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 Robert Craig

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PostSubject: Robert Craig   Sun Jul 19, 2015 3:35 am

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Rocky Mountain News - Friday, September 19, 1997

Murder-suicide a mystery to family, police

By Jaxon Van Derbeken
Rocky Mountain News Staff Writer

Police and family grappled Thursday with what led an 18-year-old honor student to shoot and kill his stepfather and then commit suicide.

Robert Craig, a Columbine High School senior, shot his stepfather, Steve H. Sharpe, 44, and then went into the garage and killed himself Wednesday afternoon, authorities said.

The two had been close, enjoying weekends together of hunting and fishing. They also spent time together at a ranch owned by Sharpe's parents.

``Robbie thought the world of Steve,'' relative William Hagge said. ``It's bizarre . . . ''

Joanne L. Sharpe, 46, discovered the bodies when she came home from the grocery store at 5 p.m.

She found her son dead in the garage, a .22-caliber handgun next to him. Then she found her husband dead in the living room in front of the television.

``Apparently, it was a family argument,'' said Deputy Jim Parr of the Jefferson County Sheriff's Department. ``It looks like someone may have kicked the TV. We may never know what the argument was. There was nothing going on when she left. He was sitting there watching TV, the kid was down the street visiting with a neighbor.''

Craig had no criminal record, Parr said.

Craig's relatives said the 18-year-old excelled in school and appeared to get along with his stepfather.

``He was a straight-A student'' and played in a rock band, said Annie Hagge, a family member who lives less than a mile from the home at 5610 W. Rowland Ave. in south Jefferson County.

Joanne Sharpe told family members there was nothing amiss when she went shopping.

``When she left for the store, they were in real good humor,'' said Hagge said. ``They were great buddies, they went hunting together, fishing together.''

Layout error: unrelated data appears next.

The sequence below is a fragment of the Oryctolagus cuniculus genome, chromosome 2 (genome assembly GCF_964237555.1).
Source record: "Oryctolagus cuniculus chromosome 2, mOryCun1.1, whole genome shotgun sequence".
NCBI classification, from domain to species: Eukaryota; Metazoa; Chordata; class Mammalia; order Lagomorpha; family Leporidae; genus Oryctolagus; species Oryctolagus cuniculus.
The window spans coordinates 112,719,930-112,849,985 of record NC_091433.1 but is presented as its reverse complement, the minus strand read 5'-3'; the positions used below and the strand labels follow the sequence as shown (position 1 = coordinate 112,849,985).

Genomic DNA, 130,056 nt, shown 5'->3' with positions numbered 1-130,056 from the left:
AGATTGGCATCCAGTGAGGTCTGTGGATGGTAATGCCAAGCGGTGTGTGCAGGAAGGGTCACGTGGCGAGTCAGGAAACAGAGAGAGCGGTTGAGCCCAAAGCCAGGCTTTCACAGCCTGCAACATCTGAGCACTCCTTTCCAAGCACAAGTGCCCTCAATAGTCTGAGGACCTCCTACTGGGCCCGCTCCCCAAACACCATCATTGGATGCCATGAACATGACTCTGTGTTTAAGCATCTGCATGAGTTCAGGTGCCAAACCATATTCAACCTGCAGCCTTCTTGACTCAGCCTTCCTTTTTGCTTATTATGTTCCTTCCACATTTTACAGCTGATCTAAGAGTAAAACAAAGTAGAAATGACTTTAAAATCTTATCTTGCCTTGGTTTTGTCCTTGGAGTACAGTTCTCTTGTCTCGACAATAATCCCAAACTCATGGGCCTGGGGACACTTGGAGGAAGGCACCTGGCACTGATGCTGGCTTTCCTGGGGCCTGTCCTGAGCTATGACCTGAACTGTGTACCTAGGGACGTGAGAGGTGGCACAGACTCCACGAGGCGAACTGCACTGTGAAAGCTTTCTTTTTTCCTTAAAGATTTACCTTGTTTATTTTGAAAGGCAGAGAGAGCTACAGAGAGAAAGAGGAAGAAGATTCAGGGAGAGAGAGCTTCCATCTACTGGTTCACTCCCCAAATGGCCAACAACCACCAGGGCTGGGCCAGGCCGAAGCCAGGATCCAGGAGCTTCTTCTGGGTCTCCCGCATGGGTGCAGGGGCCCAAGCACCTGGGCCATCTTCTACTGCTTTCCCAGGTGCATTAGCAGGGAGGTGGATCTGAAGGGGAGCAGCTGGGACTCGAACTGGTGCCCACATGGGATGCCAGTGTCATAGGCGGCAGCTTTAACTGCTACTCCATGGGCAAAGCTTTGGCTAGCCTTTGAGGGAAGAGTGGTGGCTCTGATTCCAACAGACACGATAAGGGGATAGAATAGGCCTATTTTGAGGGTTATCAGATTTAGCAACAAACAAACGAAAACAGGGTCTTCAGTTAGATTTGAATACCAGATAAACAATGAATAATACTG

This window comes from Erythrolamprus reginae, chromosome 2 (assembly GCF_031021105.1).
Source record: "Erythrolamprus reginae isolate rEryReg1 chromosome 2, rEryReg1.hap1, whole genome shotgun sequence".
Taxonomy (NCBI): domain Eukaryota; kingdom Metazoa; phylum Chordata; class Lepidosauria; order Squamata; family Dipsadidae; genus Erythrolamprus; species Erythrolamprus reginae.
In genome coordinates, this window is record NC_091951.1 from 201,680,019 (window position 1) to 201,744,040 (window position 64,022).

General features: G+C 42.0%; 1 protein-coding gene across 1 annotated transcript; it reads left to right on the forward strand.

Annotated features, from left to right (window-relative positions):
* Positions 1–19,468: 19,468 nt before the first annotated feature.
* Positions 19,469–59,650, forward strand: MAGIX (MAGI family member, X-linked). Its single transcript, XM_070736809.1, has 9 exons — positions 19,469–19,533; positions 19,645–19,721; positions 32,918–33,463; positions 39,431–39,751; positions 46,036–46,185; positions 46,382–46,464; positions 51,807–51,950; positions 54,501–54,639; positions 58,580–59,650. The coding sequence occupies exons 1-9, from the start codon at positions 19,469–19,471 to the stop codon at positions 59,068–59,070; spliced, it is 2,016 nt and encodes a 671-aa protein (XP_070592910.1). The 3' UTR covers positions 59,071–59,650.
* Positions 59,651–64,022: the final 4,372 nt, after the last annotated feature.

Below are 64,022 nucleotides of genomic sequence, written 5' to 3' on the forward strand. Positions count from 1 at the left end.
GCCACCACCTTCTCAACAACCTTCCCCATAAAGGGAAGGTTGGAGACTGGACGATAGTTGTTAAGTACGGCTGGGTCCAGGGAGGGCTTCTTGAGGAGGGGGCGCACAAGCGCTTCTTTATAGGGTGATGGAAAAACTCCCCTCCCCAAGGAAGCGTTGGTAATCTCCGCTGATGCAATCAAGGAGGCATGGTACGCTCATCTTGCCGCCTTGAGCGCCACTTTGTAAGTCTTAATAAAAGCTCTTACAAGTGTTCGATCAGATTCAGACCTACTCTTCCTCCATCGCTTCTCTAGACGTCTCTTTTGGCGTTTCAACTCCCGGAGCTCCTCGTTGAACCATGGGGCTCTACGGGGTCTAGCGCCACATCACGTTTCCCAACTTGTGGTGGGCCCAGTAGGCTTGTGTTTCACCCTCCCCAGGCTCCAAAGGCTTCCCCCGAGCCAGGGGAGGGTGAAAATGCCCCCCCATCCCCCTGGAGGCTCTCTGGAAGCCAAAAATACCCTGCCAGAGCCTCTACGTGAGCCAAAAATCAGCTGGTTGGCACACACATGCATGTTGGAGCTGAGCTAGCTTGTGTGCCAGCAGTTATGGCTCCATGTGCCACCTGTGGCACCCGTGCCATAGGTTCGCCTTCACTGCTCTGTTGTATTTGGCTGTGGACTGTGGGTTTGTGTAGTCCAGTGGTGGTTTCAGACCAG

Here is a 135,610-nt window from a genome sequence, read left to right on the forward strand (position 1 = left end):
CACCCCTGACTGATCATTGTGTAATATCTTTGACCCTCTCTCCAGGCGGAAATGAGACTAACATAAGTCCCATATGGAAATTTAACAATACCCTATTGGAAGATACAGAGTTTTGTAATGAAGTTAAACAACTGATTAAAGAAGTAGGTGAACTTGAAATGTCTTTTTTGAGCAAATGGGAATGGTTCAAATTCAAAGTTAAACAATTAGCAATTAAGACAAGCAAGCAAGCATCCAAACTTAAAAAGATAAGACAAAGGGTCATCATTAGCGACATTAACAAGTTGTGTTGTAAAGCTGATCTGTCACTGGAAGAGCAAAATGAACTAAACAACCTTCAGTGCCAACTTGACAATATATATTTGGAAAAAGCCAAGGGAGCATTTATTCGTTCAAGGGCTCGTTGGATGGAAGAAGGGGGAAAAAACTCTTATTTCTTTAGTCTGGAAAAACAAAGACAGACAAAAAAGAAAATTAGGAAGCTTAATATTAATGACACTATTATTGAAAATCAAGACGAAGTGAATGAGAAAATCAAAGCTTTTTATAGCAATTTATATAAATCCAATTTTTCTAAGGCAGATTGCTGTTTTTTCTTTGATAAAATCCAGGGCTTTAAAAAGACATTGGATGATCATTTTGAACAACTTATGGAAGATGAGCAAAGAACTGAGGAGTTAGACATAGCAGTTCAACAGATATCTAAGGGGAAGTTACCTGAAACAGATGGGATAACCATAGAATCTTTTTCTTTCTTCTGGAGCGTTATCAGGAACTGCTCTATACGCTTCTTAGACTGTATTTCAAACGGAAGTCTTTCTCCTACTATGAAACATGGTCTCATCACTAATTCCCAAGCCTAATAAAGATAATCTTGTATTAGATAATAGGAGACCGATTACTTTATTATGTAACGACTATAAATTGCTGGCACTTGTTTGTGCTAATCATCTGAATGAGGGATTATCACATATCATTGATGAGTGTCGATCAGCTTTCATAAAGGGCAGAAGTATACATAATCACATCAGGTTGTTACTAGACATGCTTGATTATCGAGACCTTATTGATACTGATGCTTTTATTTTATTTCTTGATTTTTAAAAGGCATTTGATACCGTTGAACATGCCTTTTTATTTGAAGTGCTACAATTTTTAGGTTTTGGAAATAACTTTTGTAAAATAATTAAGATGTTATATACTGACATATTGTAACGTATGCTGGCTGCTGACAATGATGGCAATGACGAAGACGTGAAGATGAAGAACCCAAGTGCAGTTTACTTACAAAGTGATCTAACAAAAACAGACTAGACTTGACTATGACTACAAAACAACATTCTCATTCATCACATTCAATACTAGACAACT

Steve Sharpe was a former Arapahoe County sheriff's deputy, said Undersheriff Grayson Robinson.

``He worked in the detentions division, but left (10 years ago) for other job opportunities,'' he said. ``From everything I've heard, he was a solid performer, with no problems in any shape or form.''
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PostSubject: Re: Robert Craig   Sun Jul 19, 2015 3:35 am

The Denver Post - April 27, 1999

'Kids lead secret lives'

By Susan Greene
Denver Post Staff Writer

To concerned parents, to armchair psychologists and to others speculating about the family lives of the two teens behind last week's Columbine High School massacre, Joanne Sharpe has a message:

"Kids lead secret lives. Sometimes it's impossible to know them. Sometimes they're way beyond your control.''

In September 1997, Sharpe's 18-year-old son, Columbine senior Robert Craig, took the .22-caliber handgun Sharpe stashed in her bedroom, killed his stepfather with a single shot to the head, then fatally shot himself through the roof of his mouth.

Robert - who, as he grew older, urged his mom to stop calling him Robbie - had a 3.8 grade-point average, a part-time job at his neighborhood Quizno's and plans to attend the University of Colorado.

He liked math, Stephen King novels and playing electric guitar in his heavy-metal band, called "Lost Cause.'' Sharpe said he didn't drink or do drugs. He had friends, returned home before his curfew and often told his mom he loved her.

Mother and son regularly stayed up together watching late-night TV, often dashing to King Soopers for chocolate and Cheetos.